Developing a free digital tool that offers value to your customers can be great for your business. A useful tool can make you indispensable, more visible and present your business as an industry authority. They also are great for SEO by increasing site traffic and when used for link acquisition.
Online tools appear in all sorts of industries, from tools for improving your digital marketing efforts, payroll calculators, or tools that helps you visualise the bedroom you want to decorate before you buy the paint, to mention but a few. Tools like this are built broadly with two aims in mind: to improve a website’s traffic and engagement by providing value and useful information to their audience.
Are you making the most of your online tools? Or are they being left out in the digital wilderness? How can you tell how effective they really are?
What you think internally is a good idea and what your audience thinks is a good idea can be very different. To make the most of your digital tool, make sure it is tailored to your audience in both concept and function. Market research, of course, proves invaluable to keeping track of the pulse of your audience, as does monitoring and engaging on social media. More often than not, the simplest tools are the best.
Consider the digital literacy of your audience when designing your tools. If you build a perfect tool that only your devs know how to use, you’ll lose value and risk alienating your audience. If your core audience are less tech-friendly, keep your design simple and label everything clearly.
Digital tools should facilitate and support your audience’s existing tasks, not create more work and add extra layers of complexity. The best tools integrate perfectly into your audience’s lives. Meeting user needs with real value and being user-friendly is what makes tools so effective.
When you build your tool, do not gate it. Gating content used to be standard practice for lead acquisition, but today it has a negative effect on the success of your tool. Gating your tool puts people off and discourage them from using it.
Need to know how much paint you need? Homebase’s Paint Calculator has you covered. Jazz up images with Befunky. Want to improve your PPC performance? Check this out. If you need to move big files, Wetransfer is a handy tool. Salary calculators help you figure out what you really take home.
If your digital tool is on-site, the logical approach to attracting your audience to it is to build up referral traffic from backlinks. Outreaching your tool to third party industry influencers is an effective and practised means of using your tool to drive traffic. Reaching out to bloggers and individuals offers the benefits of an honest, personal review of your tool. Getting your tool featured in a list article or other piece of independent content increases user confidence.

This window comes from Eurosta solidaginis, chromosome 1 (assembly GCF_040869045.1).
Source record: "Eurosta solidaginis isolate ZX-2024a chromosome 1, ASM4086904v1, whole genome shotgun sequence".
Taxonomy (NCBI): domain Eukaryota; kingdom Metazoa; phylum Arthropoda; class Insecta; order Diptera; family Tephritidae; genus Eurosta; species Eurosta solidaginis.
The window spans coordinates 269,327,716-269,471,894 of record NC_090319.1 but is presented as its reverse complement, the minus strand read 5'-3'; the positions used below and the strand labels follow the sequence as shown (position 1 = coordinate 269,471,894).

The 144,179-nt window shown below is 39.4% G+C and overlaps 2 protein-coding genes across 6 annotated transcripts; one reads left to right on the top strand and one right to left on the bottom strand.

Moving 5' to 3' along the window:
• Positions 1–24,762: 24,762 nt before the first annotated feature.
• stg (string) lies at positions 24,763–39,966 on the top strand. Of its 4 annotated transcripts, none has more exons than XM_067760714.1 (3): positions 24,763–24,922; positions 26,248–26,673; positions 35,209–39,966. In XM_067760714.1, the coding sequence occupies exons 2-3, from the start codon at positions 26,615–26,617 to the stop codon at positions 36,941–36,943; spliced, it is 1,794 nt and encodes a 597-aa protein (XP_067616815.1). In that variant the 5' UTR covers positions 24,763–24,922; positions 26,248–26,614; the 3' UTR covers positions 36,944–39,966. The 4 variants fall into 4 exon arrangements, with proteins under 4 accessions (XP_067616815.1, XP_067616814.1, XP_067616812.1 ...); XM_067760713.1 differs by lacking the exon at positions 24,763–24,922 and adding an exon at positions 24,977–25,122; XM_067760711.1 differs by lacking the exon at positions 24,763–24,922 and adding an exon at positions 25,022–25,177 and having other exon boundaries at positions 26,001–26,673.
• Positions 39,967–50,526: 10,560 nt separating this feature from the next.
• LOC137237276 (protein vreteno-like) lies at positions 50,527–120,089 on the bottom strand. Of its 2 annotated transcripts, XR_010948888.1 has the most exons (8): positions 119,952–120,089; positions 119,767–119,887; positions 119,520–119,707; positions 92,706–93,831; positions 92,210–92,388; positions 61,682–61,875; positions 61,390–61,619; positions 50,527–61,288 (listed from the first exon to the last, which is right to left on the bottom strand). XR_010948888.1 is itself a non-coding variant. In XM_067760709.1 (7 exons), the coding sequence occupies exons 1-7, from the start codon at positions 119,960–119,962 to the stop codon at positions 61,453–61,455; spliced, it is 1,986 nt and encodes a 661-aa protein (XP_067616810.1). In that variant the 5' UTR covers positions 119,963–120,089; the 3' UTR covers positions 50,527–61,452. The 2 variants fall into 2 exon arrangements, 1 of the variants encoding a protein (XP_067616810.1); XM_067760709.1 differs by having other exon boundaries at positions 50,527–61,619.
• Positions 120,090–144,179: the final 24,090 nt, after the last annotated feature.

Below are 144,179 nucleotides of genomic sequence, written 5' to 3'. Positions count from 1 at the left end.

Email marketing is just as effective as ever, so consider crafting an email marketing campaign around your tool. Your digital tool can form part of your email segmentation strategy, as you can use it as a prime offering to a specific subset of your email subscribers. Crafting a highly targeted email campaign around your online tool is a measurable and effective way to give your tool the attention it deserves.
Make the most of your social channels too. Many of them allow you to pin posts to the top of your page so visitors will see it immediately every time. If your market research reveals when your audience are looking to use tools like yours, schedule your posts to go live around that time to influence their choices more favourably.
It’s likely that you’re tracking the traffic to your tools using Google Analytics. After all, this is an invaluable way of generating leads for your business. Tracking your CTA conversion and tool completion actions are typical ways of judging the success of your tool. But, there are other ways to track your tool that can help you refine the quality of your offering.
Heatmapping your tools and setting events for all your tool functions provide valuable insight into how people are using your tool. These insights will detail how people engage with your tool when they find, which will enable you to see which functions are most used. Over time, you can build up a picture of typical user behaviour and make changes to your tool. For example, if you find that your users are using the zoom function on your decorating tool, you could perhaps make the viewer larger, or build a magnified display when the user directs the pointer over the image.
Measuring user behaviour is key to providing a more positive user experience on a website and the same is true of the digital tools you offer too.
Digital tools are valuable pieces of engaging, interactive content for your website. They provide genuine value to your site, drive traffic and are great for SEO. To make your tools work for you effectively, remember to use all your outreach channels, refine and cater your tools to your audience, and track both the CTR and user behaviour.
Source – http://bit.ly/2mCeFRa